One of the funnier stories that came out of the weekend involved one of the shoe-shiners, well at least that’s what we thought he was. While we were strolling along the waterfront after a nice meal at a pizzeria (am I writing about India right now?), a ragged looking teenage boy (oh, there we are) starts trailing us and quickly identifies Jeremy as being in need of a shoe-shine. Before long Jeremy acquiesces and we find ourselves waiting while Jeremy gets his shoes shined. Part of this trade, I think I’ve figured out, is to utilize the time you spend shining their shoes by filling the silence with sob stories that will encourage the customer to open their wallets. This kid’s story, and if its true i’m going to feel like a jerk, involved him losing his father, being the eldest son and needing to get money to pay for his public school because after 7th grade it is no longer free. Sure enough Jeremy’s heart melted and he forked over a few extra rupees. This is where the story gets good. The next day as I was walking along the street, we see the exact same kid, but instead of offering shoe shinings with his shoe-shining kit, he is selling maps! Where the heck did that kid get the maps from? And what happened to his shoe-shining stuff? I’m pretty sure some beggar-master has these kids on a rotation and the entire story was fraud.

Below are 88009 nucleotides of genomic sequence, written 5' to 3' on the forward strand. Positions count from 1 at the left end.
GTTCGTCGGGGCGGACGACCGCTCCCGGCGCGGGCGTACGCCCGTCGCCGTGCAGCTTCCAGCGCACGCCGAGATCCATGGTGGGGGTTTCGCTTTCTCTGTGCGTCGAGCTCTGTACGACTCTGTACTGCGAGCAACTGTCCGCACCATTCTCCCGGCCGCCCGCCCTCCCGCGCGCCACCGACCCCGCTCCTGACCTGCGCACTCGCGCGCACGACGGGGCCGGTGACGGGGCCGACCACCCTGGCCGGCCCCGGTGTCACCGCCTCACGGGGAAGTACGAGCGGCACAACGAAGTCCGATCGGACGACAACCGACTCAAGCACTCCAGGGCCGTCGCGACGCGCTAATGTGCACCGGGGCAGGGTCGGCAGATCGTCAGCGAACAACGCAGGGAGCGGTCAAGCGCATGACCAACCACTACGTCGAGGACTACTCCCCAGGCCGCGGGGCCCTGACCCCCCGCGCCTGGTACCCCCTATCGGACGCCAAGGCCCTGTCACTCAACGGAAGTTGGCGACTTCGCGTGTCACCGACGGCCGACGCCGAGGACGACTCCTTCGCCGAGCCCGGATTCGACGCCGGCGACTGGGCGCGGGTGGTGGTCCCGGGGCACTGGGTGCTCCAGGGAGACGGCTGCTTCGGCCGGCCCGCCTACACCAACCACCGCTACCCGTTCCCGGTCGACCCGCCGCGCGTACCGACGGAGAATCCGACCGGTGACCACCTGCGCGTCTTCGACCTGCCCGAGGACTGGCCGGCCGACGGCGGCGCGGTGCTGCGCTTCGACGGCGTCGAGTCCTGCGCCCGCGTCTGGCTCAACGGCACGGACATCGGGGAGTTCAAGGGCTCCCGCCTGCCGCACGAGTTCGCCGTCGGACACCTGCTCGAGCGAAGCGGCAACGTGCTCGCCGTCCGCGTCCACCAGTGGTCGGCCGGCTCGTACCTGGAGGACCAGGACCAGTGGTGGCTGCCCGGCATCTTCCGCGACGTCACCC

3. Shorts – yup, people wear them there. Yes, even Indian people. It was a pretty liberating sight. I think I even saw some tank-tops. Unfortunately, still no shorts in clubs, Mumbai isn’t quite that far ahead of the curve.

4. The beach –
While we didn’t go swimming, and if I lived there I still probably wouldn’t attempt it, I did enjoy seeing the beach. It wasn’t as crowded as I expected it to be, but there were plenty of people sitting around in the sand and a few brave enough to play in the water. The coolest thing we saw on the beach was a crew prepping for some sort of event that was going to happen later that evening. They had a couple of giant fake elephants that they had yet to set up, but whose pieces were strewn about like the elephant had just been exploded on the beach (like this whale).

5. Colonialism – Blame the Brits for a lot of things, but at least give them credit for knowing how to plan a city. The streets of Mumbai (in the Colaba area) are a smooth cobbleston that oozes style, and the roads are matched by the sweet retro cabs.